While the precise birthdate of the linear actuator remains shrouded in mystery, its early ancestors began emerging during the Industrial Revolution. By the 1800s, craftsmen and manufacturers in both America and Britain were harnessing tools that relied on linear actuators. Throughout the century, these innovators not only utilized but also invented, refined, and standardized numerous basic linear actuator types and their close kin.

Leap ahead a century, and we arrive at the creation of the first electric actuator. In 1979, Bent Johnson invented this device to enhance the functionality of a friend’s wheelchair. His innovation quickly gained traction, revolutionizing automation across various sectors, with a significant impact on agriculture.

Decades have passed, and we now find ourselves in an era where actuators have evolved to a remarkable level of sophistication. These advanced devices vary greatly in size, extending down to the intricate micro linear actuators, showcasing a wide spectrum of complexity.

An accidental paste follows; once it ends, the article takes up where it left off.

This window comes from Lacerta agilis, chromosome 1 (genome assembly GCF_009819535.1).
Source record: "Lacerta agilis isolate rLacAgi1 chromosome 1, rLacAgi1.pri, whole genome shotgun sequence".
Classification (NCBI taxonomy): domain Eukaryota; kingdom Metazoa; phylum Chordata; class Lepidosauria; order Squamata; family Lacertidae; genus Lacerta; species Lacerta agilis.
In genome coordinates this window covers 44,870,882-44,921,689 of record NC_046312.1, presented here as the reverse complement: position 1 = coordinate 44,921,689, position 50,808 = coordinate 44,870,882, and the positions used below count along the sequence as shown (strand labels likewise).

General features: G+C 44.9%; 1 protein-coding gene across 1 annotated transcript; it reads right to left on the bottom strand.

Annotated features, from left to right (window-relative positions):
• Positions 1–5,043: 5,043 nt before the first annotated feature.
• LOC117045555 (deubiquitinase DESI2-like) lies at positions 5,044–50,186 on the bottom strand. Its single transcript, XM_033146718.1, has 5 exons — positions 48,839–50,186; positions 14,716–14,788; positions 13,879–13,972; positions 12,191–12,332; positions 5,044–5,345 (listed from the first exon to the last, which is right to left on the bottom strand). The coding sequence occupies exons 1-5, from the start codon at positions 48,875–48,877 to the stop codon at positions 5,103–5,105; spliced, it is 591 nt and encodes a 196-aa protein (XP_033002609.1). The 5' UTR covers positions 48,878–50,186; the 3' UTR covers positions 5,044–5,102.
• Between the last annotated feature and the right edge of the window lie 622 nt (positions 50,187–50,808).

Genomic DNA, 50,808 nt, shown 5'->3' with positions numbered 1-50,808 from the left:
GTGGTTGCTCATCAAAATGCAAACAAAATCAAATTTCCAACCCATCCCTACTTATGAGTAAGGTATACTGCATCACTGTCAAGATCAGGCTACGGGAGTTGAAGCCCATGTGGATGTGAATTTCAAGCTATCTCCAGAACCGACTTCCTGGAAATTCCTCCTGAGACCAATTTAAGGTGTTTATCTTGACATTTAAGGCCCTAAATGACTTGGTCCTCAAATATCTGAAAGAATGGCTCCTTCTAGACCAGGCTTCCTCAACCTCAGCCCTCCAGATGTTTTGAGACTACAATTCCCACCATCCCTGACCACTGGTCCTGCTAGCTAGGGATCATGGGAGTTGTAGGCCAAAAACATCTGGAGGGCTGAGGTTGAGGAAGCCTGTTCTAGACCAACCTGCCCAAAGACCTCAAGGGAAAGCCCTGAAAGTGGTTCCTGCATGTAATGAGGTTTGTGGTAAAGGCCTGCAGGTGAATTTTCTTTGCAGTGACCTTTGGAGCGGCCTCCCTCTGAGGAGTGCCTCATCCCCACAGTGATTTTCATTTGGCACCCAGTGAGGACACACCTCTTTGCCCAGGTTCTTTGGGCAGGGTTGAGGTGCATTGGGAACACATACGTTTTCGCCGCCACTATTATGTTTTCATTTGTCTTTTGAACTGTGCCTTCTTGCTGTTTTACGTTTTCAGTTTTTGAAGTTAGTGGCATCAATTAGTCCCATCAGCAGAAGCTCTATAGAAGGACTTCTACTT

Manufacturers of linear actuators produce a variety of standard models tailored to the most common application needs. Additionally, they offer custom solutions. If a standard actuator doesn’t fulfill your specific requirements, you might want to consider requesting a custom design.

When manufacturers embark on custom designing a linear actuator, they meticulously consider numerous factors. They tailor the actuator’s specifics to align with application requirements such as the operational environment, load weight, usage frequency, and standard compliance. The design elements chosen encompass actuator type, material, input voltage, IP rating, load capacity in pounds, load speed, and actuator size. Typically, the materials used are robust, often stainless steel or other strong options like anodized extruded aluminum.